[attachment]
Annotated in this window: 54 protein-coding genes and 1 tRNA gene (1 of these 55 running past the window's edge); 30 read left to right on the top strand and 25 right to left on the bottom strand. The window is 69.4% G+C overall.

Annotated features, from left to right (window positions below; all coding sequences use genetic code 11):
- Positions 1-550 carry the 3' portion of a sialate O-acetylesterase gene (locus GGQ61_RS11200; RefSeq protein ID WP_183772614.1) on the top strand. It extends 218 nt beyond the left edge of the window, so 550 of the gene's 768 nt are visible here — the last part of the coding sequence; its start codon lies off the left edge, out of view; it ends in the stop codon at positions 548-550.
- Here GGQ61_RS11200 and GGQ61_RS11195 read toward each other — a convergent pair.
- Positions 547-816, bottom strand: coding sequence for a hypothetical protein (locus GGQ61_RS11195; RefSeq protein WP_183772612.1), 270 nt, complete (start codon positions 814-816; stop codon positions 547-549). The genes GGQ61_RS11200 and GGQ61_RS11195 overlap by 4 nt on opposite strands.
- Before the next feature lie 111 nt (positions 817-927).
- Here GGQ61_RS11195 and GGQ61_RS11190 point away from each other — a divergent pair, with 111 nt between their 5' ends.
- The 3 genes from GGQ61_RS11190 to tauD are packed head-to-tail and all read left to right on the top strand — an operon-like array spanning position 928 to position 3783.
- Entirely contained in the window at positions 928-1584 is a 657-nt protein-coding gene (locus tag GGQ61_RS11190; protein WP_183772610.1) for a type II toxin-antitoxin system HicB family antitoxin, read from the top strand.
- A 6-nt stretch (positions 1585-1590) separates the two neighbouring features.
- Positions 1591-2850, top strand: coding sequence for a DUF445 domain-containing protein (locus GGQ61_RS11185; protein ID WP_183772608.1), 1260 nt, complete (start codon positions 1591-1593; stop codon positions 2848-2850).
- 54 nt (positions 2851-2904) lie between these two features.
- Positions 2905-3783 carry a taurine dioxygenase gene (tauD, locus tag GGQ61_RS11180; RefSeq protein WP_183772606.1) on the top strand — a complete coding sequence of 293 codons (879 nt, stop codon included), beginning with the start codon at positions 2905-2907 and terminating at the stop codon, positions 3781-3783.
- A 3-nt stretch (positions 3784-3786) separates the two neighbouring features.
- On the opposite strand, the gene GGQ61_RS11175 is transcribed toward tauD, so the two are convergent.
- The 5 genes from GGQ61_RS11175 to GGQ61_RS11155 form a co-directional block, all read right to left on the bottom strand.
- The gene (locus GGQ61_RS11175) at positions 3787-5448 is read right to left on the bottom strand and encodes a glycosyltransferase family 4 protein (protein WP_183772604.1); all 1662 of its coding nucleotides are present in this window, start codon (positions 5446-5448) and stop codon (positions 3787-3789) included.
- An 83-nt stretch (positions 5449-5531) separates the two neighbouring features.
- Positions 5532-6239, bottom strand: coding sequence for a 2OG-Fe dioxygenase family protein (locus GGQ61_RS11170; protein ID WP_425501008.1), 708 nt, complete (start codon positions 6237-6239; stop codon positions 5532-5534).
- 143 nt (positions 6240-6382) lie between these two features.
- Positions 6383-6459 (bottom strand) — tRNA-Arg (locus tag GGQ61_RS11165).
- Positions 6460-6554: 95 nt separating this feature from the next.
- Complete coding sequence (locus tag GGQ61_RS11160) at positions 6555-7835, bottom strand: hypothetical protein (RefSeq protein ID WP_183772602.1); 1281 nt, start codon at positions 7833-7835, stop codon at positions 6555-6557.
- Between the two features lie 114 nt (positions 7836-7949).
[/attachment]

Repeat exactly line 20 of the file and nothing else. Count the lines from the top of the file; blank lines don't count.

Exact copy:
- 143 nt (positions 6240-6382) lie between these two features.